News: Mad House reveals further casting

Ambassador Theatre Group Productions announce the full cast for the world première of Theresa Rebeck’s new play Mad House. Joining the previously announced David Harbour and Bill Pullman are Hanako Footman, Akiya Henry, Sinead Matthews, Charlie Oscar and Stephen Wight.

Directed by Moritz von Stuelpnagel, the production opens on 26 June at the Ambassadors Theatre, with previews from 15 June, and runs until 4 September. Continue reading “News: Mad House reveals further casting”

Film Review: Kaleidoscope (2016)

The kind of film it is best to know nothing about beforehand, Toby Jones and Sinéad Matthews simmer in the moody and mind-bending Kaleidoscope 

“You’ve got a businessman’s face.
‘I’d rather have his wallet.'”

It’s kinda cool to be able to rely on your brother when you’re making your debut feature film, especially when the brother in case is Toby Jones. Writer/director Rupert Jones is also able to call on quite the supporting cast – Anne Reid and Cecilia Noble, Deborah Findlay and Clare Perkins popping in for cameos too and of course, the magnificent Sinéad Matthews in a pleasingly complex role.

Indeed, Kaleidoscope is a pleasingly complex film from top to bottom (with some seriously great poster art). Jones, T. plays Carl, recently released from prison and slowly putting his life back together, even venturing into online dating. But an arresting beginning makes it immediately clear that his council flat holds many secrets and as the line between what is real and fictional becomes increasingly blurred, an untethered dreamlike state descends. Continue reading “Film Review: Kaleidoscope (2016)”

News: One year of National Theatre at Home – New titles added

Ahead of National Theatre at Home’s one year anniversary on 1 December, the National Theatre has today announced the next filmed productions to be added to the streaming service, which is supported by Bloomberg Philanthropies.

Joining the platform today is Simon Godwin’s critically acclaimed 2018 production of Antony & Cleopatra in the Olivier theatre, with Ralph Fiennes and Sophie Okonedo playing Shakespeare’s famous fated couple. Then the iconic and multi-award-winning production of War Horsebased on the novel by Michael Morpurgo, will be available from 1 December until 31 January 2022 on demand internationally for the first time since its premiere 14 years ago. It will be available with British Sign Language, audio description and captions. Continue reading “News: One year of National Theatre at Home – New titles added”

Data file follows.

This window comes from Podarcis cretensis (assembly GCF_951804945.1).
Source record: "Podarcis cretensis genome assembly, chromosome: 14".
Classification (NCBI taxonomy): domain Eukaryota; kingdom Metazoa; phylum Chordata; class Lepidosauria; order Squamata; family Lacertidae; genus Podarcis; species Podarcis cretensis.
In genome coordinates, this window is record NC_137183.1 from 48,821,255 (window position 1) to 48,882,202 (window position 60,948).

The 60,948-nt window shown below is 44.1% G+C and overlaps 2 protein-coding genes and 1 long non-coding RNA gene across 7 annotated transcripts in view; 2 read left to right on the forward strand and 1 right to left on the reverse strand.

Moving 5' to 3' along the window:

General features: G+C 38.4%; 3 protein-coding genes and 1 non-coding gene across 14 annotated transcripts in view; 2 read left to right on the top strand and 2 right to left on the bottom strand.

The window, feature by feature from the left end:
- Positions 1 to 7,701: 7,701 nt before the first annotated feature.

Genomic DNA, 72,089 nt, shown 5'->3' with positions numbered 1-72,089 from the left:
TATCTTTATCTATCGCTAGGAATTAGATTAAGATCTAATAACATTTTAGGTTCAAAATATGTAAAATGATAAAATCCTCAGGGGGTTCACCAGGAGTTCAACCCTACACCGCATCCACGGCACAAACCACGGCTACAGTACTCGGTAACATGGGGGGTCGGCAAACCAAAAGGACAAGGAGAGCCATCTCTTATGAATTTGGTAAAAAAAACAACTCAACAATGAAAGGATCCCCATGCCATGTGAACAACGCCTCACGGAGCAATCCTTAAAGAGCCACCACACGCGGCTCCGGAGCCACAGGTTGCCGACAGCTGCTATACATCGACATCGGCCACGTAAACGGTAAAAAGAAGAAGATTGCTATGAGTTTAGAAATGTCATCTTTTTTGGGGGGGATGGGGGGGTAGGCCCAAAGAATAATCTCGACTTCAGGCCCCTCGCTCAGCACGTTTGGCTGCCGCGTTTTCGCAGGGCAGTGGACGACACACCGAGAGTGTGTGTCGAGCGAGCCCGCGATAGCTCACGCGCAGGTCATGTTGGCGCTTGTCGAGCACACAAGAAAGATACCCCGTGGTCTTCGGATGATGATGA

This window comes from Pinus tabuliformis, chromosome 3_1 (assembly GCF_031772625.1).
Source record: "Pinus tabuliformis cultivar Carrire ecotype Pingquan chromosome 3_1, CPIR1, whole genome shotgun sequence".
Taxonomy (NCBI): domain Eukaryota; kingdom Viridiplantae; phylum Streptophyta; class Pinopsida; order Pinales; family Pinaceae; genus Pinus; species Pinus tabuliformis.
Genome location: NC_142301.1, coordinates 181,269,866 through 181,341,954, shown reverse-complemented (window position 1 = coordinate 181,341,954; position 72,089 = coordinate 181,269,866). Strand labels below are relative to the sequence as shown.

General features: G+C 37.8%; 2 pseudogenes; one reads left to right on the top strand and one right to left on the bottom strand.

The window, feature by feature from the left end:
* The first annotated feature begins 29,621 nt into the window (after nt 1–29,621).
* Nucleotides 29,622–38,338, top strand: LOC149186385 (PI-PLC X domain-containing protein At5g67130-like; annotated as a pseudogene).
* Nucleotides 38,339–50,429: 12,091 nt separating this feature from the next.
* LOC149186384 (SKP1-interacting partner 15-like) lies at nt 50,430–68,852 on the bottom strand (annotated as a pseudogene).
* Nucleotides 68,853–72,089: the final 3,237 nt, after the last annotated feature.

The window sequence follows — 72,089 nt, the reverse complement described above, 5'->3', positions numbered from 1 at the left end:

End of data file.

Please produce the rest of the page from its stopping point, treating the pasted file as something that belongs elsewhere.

News: National Theatre adds new productions to streaming platform NT at Home

The National Theatre has announced the latest productions to be made available on its National Theatre at Home streaming platform. Launching today, the Young Vic and Joshua Andrews’ production of Tennessee Williams’ timeless masterpiece A Streetcar Named Desire featuring Gillian Anderson as Blanche DuBois, Ben Foster as Stanley and Vanessa Kirby as Stella, the NT’s recent production of Dylan Thomas’ Under Milk Wood with Michael Sheen and Nadia Fall’s verbatim play Home that explores homelessness in the UK featuring Michaela Coel. New productions are added each month and since launching in December 2020, there are now 31 productions available to stream on the platform.

It is also announced today some of the productions that audiences can expect to see on the platform in the coming months. Those productions are confirmed to include Antony & Cleopatra with Ralph Fiennes and Sophie Okonedo in the title roles; Hedda Gabler with Ruth Wilson in the title role; Caryl Churchill’s Top Girls in the Lyttelton theatre from 2019Sally Cookson’s 2017 production of Peter Pan; Yaël Farber’s Salomé and James Graham’s political drama This House, alongside current NT productions; Kae Tempest’s Paradise with Lesley Sharp and Winsome Pinnock’s Rockets and Blue LightsIan McKellen on Stage will also join the platform this autumn for audiences outside the UK and Ireland. It is currently available in the UK and Ireland for Amazon Prime subscribers. Continue reading “News: National Theatre adds new productions to streaming platform NT at Home”

News: My White Best Friend goes online via the Royal Court